Consultant in anaesthesia and pain management
I studied medicine at St Thomas’s Hospital Medical School, London; trained in anaesthesia at St Thomas’s and St Bartholomew’s Hospitals before coming to Oxford in 1997; and was appointed consultant in 2000.
I have been Trust lead for Pain at the Oxford University Hospitals NHS Foundation Trust, and continue to be an honorary senior clinical lecturer at the University of Oxford.
I am secretary of the Acute Pain Special Interest Group (APSIG) for the International Association for the Study of Pain; a past chair of APSIG of the British Pain Society; a core member of the Opioid Painkiller Dependence Alliance, and am on the editorial board of the British Journal of Pain.
My pain interests include opioid painkiller dependence; persisting post-surgical pain; and pain management in neuromyelitis optica.
I work with Ben Goldacre and his group at the Evidence Based Medicine DataLab to identify patterns of opioid prescribing across England.
I have been interviewed about chronic pain and opioid use for a documentary on ITV's Tonight: https://www.itv.com/hub/tonight/1a2803a1224
and for Horizon with Michael Mosely: https://wingspanproductions.co.uk/what-we-do/read/63/Addicted-to-Opioids
With Katie Warnaby I am an investigator on the Oxford Persisting Post-Operative Pain Study (OxPPOPS). OxPPOPS is a major clinical trial to identify the incidence and predictive factors for development of chronic pain after surgery and its impact on quality of life. We have recruited over 700 patients undergoing caesarean section. Predictive factors under investigation include psychological, anaesthetic, surgical, genetic and hormonal factors as well as those relating to post-operative analgesic management and sleep. Identification of the variables that predict the development of persistent post-operative pain will allow interventions in ‘at-risk’ patients to be implemented.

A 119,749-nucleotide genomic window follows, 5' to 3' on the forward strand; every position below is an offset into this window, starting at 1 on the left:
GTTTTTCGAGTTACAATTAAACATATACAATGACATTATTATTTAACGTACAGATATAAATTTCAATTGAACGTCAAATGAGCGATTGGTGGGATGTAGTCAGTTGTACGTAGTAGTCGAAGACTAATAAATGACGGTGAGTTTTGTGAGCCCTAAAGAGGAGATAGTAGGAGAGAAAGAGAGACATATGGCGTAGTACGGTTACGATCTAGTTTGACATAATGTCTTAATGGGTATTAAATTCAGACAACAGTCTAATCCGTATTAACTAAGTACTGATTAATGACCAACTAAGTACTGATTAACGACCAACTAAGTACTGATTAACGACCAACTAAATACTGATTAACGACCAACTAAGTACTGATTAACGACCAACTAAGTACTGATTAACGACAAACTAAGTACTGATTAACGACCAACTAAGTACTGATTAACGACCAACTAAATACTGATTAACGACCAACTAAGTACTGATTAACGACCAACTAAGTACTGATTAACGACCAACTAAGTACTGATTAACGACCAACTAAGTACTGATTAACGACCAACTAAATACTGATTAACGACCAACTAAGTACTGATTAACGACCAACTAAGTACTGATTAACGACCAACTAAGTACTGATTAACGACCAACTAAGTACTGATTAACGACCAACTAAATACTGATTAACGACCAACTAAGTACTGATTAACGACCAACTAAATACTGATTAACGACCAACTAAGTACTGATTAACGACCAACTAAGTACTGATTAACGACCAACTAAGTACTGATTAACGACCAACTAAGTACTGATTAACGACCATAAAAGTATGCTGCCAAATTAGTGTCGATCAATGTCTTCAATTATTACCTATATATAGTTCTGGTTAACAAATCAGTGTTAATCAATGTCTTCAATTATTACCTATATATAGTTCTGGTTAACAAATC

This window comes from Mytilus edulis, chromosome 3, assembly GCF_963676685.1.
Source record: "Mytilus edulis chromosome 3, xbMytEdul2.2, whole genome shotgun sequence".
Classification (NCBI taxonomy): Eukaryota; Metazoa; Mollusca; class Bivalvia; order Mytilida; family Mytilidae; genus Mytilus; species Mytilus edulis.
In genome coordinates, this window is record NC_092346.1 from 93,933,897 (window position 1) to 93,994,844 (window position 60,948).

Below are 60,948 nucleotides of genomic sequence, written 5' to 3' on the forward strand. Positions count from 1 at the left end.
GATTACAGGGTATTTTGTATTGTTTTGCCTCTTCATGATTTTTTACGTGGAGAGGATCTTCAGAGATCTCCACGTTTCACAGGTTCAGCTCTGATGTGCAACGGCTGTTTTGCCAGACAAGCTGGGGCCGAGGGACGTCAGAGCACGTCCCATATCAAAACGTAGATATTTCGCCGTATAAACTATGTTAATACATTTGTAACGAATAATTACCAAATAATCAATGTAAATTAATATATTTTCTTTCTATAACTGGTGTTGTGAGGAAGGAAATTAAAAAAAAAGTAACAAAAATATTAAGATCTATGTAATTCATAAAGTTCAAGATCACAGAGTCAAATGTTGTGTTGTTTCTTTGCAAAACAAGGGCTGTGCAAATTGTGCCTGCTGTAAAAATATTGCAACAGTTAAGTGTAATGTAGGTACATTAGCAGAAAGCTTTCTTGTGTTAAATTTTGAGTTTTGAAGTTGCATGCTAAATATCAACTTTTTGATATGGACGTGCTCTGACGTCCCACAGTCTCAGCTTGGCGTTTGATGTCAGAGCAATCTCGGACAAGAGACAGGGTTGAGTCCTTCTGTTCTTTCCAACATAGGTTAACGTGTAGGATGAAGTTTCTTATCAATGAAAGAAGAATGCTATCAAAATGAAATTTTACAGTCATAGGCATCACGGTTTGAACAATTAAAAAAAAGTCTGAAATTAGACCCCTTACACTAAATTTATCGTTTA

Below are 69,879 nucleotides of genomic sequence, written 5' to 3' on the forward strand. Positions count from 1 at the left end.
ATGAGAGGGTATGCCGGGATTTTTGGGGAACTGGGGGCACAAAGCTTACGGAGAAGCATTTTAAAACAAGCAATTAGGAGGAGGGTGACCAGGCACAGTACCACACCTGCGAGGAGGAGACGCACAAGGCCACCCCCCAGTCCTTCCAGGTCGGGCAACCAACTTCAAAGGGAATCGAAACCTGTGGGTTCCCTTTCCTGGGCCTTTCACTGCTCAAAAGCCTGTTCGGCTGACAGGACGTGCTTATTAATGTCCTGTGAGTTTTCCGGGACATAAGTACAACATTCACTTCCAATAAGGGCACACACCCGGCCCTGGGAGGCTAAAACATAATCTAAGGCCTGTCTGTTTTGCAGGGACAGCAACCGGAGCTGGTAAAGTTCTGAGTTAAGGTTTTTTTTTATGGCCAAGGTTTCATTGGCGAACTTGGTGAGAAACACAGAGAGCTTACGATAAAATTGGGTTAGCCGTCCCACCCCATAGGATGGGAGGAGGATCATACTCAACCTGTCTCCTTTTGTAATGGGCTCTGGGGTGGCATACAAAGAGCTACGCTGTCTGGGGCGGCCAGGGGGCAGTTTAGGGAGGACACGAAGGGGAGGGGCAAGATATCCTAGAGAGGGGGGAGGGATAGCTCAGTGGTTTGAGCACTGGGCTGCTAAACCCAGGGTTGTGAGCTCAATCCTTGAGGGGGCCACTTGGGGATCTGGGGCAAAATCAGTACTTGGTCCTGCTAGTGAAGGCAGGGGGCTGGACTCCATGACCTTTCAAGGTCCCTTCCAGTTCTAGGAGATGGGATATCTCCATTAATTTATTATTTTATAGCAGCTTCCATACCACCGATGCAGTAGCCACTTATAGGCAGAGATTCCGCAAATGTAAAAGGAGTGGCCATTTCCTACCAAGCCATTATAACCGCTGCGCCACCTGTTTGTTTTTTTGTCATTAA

Levy N. et al, (2020), Anaesthesia
Quinlan J. et al, (2020), Anaesthesia, 75 Suppl 1, e10 - e13
Quinlan J. et al, (2019), Clin Med (Lond), 19, 441 - 445
Curtis HJ. et al, (2019), The Lancet Psychiatry, 6, 140 - 150
Pollard R. et al, (2019), Anaesthesia, 74, 123 - 124
Opioid prescribing trends and geographical variation in England, 1998–2018: a retrospective database study
This Lancet paper describes the OpenPrescribing tool in action, showing the variation in opioid prescribing by GPs across England. The rise in opioid prescribing from 1998 to 2016 was higher than described in other studies as we looked at morphine equivalence rather than just the number of prescriptions. Opioid prescribing remains excessive, with no clinical benefit but significant risk for patients taking high doses for chronic pain, with attendant cost to the individual in terms of quality of life, and financial cost to the NHS. https://www.thelancet.com/journals/lanpsy/article/PIIS2215-0366(18)30471-1/fulltext